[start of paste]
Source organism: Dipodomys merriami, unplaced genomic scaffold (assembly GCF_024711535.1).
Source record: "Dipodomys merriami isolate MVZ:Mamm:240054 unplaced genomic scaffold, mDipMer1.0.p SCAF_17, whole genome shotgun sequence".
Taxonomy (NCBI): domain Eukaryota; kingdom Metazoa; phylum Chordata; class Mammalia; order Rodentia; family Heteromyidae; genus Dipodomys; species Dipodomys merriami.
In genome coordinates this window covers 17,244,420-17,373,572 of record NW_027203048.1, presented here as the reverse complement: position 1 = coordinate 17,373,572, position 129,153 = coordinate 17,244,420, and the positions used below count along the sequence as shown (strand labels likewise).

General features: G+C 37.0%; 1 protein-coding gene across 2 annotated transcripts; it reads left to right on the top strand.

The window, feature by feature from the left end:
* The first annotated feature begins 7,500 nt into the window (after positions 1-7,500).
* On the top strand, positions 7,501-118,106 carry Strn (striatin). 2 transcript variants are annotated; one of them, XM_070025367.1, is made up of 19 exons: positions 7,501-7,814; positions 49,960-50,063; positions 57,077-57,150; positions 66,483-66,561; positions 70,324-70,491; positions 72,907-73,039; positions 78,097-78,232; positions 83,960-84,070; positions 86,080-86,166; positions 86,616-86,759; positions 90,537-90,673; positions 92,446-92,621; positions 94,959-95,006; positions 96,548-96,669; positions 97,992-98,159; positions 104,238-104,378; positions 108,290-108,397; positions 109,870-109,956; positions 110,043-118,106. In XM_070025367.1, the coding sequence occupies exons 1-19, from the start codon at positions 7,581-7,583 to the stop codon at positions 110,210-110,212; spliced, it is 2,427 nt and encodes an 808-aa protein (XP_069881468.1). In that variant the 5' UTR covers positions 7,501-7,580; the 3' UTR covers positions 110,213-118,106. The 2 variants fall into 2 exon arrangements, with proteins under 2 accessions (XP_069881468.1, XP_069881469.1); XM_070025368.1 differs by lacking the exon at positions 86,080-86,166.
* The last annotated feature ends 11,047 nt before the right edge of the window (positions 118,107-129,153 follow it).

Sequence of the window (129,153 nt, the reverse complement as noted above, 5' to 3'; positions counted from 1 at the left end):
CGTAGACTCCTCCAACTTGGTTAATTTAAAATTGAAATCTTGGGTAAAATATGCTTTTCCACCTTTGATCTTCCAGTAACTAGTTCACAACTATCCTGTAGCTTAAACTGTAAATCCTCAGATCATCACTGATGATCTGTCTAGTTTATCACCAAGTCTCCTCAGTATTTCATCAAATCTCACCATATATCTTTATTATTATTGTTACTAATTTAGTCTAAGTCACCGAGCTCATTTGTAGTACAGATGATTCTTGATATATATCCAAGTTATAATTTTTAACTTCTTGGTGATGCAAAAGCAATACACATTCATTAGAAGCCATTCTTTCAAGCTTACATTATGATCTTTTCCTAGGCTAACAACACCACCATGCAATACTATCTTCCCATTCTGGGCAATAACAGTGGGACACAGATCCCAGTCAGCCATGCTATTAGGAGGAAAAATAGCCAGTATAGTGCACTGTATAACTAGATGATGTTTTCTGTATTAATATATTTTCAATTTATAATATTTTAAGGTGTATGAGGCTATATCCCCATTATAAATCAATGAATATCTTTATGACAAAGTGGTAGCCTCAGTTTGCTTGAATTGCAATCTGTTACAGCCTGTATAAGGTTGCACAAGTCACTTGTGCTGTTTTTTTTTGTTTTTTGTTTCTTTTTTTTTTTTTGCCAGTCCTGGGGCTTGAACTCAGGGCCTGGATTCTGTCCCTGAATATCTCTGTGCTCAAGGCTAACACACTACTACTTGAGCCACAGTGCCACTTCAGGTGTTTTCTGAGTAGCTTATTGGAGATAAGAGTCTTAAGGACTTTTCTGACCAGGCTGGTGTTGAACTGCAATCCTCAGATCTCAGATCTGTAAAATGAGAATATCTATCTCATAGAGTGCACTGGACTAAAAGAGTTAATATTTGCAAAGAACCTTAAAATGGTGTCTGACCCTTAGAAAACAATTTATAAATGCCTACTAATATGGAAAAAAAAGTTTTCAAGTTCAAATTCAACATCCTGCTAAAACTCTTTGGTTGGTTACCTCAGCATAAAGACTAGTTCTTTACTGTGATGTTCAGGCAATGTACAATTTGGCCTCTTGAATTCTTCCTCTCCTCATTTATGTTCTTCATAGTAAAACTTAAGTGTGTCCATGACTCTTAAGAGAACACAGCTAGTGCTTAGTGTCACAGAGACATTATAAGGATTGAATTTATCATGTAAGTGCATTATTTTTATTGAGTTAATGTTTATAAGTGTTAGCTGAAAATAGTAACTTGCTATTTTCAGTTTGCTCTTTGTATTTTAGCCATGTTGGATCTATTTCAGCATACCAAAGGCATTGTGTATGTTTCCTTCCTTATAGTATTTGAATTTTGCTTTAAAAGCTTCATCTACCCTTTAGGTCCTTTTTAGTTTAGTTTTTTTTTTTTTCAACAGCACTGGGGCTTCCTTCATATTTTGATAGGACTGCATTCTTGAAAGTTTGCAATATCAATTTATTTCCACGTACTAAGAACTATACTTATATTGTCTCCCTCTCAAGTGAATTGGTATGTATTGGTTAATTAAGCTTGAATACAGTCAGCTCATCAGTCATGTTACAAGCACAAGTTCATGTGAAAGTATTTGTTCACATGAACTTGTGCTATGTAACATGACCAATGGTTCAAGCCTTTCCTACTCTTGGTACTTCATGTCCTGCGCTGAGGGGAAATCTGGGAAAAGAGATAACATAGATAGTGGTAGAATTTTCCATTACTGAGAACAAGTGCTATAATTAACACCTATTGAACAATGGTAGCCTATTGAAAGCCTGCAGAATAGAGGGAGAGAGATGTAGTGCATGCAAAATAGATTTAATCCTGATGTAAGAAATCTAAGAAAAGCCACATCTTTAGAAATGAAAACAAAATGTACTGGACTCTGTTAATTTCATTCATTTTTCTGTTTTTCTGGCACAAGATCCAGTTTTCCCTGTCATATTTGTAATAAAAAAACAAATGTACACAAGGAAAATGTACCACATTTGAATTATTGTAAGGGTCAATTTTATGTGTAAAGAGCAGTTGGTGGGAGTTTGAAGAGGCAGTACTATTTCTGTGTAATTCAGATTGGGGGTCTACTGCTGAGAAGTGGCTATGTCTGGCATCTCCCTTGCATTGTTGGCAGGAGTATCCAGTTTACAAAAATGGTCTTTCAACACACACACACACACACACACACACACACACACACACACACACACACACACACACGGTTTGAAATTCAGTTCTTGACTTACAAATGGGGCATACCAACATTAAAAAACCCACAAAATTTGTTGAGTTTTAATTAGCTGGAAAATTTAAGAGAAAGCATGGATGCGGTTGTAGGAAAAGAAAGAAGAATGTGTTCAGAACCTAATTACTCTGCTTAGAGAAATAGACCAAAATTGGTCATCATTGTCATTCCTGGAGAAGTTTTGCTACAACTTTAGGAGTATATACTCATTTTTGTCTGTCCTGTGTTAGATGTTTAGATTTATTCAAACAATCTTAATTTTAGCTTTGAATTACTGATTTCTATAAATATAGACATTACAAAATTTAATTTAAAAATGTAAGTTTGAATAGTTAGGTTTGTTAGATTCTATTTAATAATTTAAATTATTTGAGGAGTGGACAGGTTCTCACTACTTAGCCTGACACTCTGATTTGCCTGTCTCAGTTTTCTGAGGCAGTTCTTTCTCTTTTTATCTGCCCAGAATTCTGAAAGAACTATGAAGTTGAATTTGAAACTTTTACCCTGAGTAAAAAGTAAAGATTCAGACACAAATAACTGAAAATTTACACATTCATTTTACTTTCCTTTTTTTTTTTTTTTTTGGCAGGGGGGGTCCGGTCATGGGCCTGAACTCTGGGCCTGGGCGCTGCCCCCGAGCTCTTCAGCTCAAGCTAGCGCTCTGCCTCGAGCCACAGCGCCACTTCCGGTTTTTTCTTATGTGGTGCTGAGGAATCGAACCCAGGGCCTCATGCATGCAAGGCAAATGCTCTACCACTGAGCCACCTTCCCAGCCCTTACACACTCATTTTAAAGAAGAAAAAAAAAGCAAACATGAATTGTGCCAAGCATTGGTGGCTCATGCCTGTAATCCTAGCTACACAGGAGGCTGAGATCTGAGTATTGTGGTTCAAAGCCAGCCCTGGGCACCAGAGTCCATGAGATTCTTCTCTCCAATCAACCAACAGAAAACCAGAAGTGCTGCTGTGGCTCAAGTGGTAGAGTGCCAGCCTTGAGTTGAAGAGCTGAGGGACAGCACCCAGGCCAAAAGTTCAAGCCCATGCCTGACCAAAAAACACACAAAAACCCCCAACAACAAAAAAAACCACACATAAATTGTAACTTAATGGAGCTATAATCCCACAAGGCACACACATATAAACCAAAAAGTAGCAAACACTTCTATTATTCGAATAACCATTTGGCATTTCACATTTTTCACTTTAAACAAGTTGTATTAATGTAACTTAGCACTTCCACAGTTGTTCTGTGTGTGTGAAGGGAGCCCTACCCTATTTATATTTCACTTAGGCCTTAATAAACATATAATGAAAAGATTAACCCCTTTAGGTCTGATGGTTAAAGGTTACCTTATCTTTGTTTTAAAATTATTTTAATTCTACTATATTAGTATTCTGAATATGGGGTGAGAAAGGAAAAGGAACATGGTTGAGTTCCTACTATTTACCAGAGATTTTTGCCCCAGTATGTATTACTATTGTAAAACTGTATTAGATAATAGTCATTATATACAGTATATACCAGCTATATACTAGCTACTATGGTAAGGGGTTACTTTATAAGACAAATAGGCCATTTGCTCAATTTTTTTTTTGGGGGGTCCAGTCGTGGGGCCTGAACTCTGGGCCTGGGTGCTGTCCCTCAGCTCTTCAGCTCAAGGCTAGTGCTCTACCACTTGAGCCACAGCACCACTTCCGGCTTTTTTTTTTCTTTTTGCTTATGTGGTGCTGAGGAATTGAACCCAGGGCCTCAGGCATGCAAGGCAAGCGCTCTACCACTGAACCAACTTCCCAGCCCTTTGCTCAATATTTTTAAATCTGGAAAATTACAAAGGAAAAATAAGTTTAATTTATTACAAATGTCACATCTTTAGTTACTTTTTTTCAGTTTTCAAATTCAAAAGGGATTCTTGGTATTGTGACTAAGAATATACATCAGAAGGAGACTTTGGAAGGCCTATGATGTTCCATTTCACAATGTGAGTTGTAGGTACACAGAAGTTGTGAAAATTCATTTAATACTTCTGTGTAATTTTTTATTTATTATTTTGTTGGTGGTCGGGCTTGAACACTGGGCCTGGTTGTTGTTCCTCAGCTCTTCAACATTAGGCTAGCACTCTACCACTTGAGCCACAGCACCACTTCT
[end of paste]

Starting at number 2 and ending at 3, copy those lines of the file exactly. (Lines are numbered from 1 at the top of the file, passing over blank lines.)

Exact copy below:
Source record: "Dipodomys merriami isolate MVZ:Mamm:240054 unplaced genomic scaffold, mDipMer1.0.p SCAF_17, whole genome shotgun sequence".
Taxonomy (NCBI): domain Eukaryota; kingdom Metazoa; phylum Chordata; class Mammalia; order Rodentia; family Heteromyidae; genus Dipodomys; species Dipodomys merriami.